When I was twelve, my Uncle Tommy took me to my first baseball game at Comiskey Park. We arrived early, while the players were practicing, because another uncle of mine was working security. Tommy set me up with a pen and a baseball and put me on the field next to the Sox dugout. I was standing on the same ground as these accomplished athletes and no one was telling me to get lost. No one was telling me I didn’t belong there. I stayed where I was placed not knowing any of these local heroes; not knowing what name to yell for an autograph. I stood there until the players were called off the field. I returned to my uncle with a clean ball.
The easy task of “fan” being lost on me, I decided to leave baseball alone. Just to be safe I ignored football, basketball, soccer, hockey, tennis, rugby, and track. I turned my back on these sports and all their fans and players and rules. I didn’t expect the cure to be worse than the disease. I didn’t forsee the hardships waiting for me; the alienation from my male peers, the disapproval of adult men for my alternative lifestyle, the confusion I saw on the faces of guys when I told them I didn’t follow the Sox or Cubs or Bulls or Bears. They wondered what kind of boy I was.
“You don’t watch baseball or football? What’s wrong with you? Do you play with dolls or something?” I’d get this a lot.
My response would flow something like: “I just don’t enjoy watching large men in tight pants bend over and pass balls between their legs to other men and then watch yet more men try to hug the guy with the ball and drag him down to the ground and lay on top of him.”
I had variations of this reply for all the sports I was badgered about. They didn’t like my answer, usually. And after answering the same question once for every guy I met, I didn’t get asked and I was allowed to drift further away from the jocks. They were happy to let me go.
When I was eighteen, my father talked to me long enough to let me know I could have a job working with him on South Water Market. It was a physically demanding job dominated by stupid men. I knew everything there was to know, so going to college would have been a waste of time. I told him I would take the job and he asked me to pour him a glass of iced tea.
A new group of men would have to hear about my athletic indifference. I reminded myself that I was there to make money, not friends and got ready for the quizzical looks. I got lucky. Since my brother had been working there for two years, they already knew we weren’t a sports family and I didn’t have to explain anything. The paychecks rolled in.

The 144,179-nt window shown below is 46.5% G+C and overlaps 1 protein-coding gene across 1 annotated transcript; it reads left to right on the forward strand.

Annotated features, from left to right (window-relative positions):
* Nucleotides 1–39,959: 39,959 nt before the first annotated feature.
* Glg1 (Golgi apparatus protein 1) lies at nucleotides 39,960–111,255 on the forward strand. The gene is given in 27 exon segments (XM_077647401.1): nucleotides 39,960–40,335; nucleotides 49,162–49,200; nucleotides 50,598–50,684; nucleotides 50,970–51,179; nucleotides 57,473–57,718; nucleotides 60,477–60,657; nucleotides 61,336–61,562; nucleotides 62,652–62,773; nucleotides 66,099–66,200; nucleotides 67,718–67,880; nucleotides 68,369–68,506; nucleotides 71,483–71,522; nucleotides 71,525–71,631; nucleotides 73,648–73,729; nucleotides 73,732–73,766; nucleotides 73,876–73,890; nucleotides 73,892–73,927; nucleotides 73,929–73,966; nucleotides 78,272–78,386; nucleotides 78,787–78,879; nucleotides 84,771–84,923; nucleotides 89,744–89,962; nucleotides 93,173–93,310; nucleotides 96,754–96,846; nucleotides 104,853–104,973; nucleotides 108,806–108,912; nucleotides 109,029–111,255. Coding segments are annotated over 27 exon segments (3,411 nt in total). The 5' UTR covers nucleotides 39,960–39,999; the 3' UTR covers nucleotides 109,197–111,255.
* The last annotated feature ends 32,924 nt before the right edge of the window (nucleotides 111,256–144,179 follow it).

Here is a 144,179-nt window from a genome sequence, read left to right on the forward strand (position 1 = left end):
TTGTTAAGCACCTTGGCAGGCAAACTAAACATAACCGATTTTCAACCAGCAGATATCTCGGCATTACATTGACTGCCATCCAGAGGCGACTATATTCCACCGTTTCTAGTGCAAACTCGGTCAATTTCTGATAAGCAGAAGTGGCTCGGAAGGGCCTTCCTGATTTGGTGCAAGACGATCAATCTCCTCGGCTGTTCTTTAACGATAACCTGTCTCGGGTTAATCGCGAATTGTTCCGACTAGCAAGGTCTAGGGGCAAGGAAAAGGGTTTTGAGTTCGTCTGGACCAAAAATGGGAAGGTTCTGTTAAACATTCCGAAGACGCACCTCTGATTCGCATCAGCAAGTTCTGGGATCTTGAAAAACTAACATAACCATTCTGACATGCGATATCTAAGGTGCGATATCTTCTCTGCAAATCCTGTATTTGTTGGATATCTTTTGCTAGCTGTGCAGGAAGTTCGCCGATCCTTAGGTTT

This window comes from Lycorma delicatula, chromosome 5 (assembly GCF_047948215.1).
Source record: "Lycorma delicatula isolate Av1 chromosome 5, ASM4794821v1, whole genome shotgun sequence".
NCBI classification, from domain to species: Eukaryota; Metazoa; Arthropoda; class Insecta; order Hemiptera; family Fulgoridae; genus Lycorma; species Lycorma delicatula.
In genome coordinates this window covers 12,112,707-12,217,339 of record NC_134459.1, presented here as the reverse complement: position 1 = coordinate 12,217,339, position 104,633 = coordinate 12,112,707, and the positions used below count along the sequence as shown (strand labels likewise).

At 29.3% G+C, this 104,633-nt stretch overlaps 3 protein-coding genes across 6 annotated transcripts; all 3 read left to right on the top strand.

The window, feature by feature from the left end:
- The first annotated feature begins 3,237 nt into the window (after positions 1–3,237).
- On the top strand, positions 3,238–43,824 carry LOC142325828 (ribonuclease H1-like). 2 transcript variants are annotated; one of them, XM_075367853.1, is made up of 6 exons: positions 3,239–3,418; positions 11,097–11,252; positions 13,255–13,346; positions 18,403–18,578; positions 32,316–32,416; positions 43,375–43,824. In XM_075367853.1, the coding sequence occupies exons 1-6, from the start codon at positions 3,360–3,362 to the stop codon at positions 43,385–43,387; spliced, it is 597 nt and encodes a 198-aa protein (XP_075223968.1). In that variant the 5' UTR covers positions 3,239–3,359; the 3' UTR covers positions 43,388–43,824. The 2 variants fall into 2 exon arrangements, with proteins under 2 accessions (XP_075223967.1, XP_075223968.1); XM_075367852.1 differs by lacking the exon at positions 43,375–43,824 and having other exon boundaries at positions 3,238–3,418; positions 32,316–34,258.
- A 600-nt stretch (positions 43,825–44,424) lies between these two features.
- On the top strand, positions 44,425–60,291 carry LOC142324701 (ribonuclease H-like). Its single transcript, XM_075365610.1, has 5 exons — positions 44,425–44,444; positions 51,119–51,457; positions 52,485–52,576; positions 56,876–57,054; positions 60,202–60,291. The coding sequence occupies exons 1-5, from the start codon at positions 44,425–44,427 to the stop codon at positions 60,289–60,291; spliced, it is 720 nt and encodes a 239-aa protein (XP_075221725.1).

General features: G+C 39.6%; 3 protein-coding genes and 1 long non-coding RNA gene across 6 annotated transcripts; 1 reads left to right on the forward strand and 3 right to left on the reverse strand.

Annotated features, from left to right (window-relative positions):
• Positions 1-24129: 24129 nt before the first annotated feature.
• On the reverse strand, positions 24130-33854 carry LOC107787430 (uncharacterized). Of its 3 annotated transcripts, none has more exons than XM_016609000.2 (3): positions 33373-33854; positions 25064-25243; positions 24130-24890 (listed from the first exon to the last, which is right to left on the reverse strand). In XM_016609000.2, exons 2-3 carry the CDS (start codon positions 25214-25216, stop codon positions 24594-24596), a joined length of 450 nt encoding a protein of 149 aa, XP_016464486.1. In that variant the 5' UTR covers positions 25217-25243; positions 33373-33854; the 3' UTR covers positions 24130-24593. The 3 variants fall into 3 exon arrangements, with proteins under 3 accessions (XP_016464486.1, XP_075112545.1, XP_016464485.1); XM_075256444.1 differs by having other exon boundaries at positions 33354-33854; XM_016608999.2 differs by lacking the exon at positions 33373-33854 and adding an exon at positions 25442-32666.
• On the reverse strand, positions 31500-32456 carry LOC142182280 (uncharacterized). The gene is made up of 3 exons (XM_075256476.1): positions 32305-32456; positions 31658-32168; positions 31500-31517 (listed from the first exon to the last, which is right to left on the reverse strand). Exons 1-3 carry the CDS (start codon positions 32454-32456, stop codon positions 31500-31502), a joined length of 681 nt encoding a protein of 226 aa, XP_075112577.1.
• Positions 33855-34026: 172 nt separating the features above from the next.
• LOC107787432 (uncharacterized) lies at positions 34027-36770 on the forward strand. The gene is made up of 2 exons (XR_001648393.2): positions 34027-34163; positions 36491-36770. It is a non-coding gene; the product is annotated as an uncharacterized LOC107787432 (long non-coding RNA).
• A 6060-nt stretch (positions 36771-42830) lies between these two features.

It didn’t take long before I made friends with a man who had three wives and five kids. His name was Lou. Lou played racquetball and he asked me one day if I’d like to give it a try. He had an extra racquet and plenty of patience. At first I refused, but after a while I changed my mind and I surprised him by going. I fell around like a deer on ice. I threw my arm behind the racquet and slammed my body into the walls and took hits to the legs and head because I was too slow getting out of the way. I played with Louie, Mike and Harry, and they each knew where the ball was going before it got there. They knew how to get ahead of the ball and bury it where it couldn’t be recovered. I had no idea what I was doing. I ran and stumbled and wore their patience thin.
I kept going. I think it was in part because no one expected me to follow racquetball like they did with baseball or football. There were no teams or heroes for me to fail. No one was watching except Louie, Mike and Harry, and those were the safest six eyes. I played because they let me play. They let me learn. And they taught me their tricks. Racquetball was mine and that is why I kept it.
I’ve been playing for ten years now. Louie left his fourth wife, went on disability and doesn’t play anymore. Harry got married for the first time at the tender age of forty-one, bought a house and doesn’t play anymore. Mike keeps coming. We play twice a week at 105th and Central Ave. I can beat him and he can beat me and racquetball is still mine. It’s a fast game and getting hit anywhere other than the back of the head hurts like hell. It’s a small game that no one watches. It’s a game that let me sneak by and didn’t kick me out before I could get good.